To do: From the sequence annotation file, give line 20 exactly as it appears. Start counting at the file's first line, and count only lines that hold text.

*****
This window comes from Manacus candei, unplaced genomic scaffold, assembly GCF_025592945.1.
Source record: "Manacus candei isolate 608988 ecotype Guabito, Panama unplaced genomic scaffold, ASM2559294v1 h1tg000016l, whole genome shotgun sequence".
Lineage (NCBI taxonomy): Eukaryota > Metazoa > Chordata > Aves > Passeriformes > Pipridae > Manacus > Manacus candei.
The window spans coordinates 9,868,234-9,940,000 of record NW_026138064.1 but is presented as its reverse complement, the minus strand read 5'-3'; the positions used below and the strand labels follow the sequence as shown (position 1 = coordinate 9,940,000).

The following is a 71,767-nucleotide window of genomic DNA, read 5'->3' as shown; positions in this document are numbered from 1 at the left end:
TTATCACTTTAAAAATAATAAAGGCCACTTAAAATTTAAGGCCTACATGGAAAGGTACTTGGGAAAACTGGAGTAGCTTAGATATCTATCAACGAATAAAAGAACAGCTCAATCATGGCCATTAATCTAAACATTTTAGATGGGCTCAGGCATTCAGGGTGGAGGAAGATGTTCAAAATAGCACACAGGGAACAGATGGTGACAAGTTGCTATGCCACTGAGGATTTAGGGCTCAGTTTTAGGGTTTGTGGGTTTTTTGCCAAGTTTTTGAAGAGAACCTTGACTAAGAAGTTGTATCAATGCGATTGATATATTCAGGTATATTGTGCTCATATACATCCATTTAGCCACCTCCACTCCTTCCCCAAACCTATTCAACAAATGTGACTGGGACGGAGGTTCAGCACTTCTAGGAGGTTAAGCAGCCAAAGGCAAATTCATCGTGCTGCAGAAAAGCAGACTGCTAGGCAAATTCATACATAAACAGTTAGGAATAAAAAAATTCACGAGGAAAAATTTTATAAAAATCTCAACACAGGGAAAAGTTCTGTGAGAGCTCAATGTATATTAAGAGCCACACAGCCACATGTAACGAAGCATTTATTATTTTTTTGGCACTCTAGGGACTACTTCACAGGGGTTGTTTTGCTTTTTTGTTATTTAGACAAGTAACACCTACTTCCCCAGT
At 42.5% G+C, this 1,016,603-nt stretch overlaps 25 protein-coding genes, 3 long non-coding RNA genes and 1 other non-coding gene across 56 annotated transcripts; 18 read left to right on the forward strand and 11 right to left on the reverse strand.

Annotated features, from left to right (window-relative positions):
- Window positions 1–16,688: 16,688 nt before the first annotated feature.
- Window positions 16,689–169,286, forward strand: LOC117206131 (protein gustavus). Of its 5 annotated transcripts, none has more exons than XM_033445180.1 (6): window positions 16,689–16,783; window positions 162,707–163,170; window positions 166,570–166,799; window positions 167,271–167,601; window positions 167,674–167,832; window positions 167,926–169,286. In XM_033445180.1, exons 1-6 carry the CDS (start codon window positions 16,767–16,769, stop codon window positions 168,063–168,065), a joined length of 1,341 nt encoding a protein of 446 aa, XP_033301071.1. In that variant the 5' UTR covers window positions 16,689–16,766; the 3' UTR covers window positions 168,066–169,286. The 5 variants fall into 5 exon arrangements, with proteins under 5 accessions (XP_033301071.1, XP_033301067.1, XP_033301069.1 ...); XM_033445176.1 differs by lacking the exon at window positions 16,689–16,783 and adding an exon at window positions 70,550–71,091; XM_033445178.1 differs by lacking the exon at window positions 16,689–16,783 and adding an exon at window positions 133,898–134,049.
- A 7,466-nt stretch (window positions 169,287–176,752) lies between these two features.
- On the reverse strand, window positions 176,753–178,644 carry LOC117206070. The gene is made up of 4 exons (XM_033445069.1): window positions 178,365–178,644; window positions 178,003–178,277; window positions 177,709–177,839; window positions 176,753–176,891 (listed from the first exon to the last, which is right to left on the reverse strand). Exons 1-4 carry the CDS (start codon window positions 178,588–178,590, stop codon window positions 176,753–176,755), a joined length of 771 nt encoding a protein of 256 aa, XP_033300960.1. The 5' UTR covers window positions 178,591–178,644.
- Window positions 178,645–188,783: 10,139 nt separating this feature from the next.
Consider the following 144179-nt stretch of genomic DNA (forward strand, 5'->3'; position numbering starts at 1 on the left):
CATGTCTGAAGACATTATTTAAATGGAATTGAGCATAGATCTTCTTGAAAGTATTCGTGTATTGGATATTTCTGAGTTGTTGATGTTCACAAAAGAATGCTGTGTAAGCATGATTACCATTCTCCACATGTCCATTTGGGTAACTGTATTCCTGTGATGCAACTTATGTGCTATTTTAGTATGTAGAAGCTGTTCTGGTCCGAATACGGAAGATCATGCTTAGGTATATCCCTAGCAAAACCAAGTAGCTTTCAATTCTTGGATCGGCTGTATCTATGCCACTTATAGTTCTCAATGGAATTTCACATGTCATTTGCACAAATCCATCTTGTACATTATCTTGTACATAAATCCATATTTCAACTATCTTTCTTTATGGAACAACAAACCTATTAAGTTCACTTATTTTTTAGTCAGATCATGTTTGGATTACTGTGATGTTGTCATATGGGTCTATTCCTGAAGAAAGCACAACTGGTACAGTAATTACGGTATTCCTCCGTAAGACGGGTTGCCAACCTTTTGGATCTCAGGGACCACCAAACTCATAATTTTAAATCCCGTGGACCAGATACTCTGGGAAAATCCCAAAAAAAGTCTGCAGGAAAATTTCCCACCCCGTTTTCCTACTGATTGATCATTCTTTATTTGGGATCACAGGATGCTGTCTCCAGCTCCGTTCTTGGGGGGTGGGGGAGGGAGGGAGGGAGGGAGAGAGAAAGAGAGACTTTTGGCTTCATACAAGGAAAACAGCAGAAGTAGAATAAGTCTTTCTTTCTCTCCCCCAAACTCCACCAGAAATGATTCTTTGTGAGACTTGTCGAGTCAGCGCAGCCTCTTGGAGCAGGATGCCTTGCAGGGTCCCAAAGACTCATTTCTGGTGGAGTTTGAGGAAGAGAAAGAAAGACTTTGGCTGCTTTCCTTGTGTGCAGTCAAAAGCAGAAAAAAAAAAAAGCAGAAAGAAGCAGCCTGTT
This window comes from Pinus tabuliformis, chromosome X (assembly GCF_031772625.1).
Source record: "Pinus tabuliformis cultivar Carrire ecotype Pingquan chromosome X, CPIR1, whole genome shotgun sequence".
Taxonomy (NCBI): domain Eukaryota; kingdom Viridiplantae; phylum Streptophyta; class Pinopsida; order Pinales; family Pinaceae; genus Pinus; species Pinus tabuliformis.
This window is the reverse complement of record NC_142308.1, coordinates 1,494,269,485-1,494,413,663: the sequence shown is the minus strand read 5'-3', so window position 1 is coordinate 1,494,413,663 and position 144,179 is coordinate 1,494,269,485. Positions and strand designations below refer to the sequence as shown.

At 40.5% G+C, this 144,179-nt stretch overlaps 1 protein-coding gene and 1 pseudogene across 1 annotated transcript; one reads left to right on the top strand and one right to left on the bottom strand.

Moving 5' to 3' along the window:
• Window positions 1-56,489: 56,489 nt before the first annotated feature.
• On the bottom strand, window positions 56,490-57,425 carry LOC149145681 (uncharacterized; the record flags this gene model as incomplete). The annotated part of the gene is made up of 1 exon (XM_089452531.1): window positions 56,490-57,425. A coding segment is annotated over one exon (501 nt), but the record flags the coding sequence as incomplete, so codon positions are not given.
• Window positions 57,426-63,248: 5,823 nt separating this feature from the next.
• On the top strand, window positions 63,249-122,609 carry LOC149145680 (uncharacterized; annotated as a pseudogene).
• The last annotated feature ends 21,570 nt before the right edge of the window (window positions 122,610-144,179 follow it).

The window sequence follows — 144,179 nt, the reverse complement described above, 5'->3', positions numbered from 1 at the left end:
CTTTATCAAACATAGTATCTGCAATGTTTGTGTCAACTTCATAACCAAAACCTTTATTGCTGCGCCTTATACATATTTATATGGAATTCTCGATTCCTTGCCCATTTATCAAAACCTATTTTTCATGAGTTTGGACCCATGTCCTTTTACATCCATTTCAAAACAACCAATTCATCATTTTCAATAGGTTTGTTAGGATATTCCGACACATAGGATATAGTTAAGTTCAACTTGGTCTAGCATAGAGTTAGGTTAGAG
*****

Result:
At 40.5% G+C, this 144,179-nt stretch overlaps 1 protein-coding gene and 1 pseudogene across 1 annotated transcript; one reads left to right on the top strand and one right to left on the bottom strand.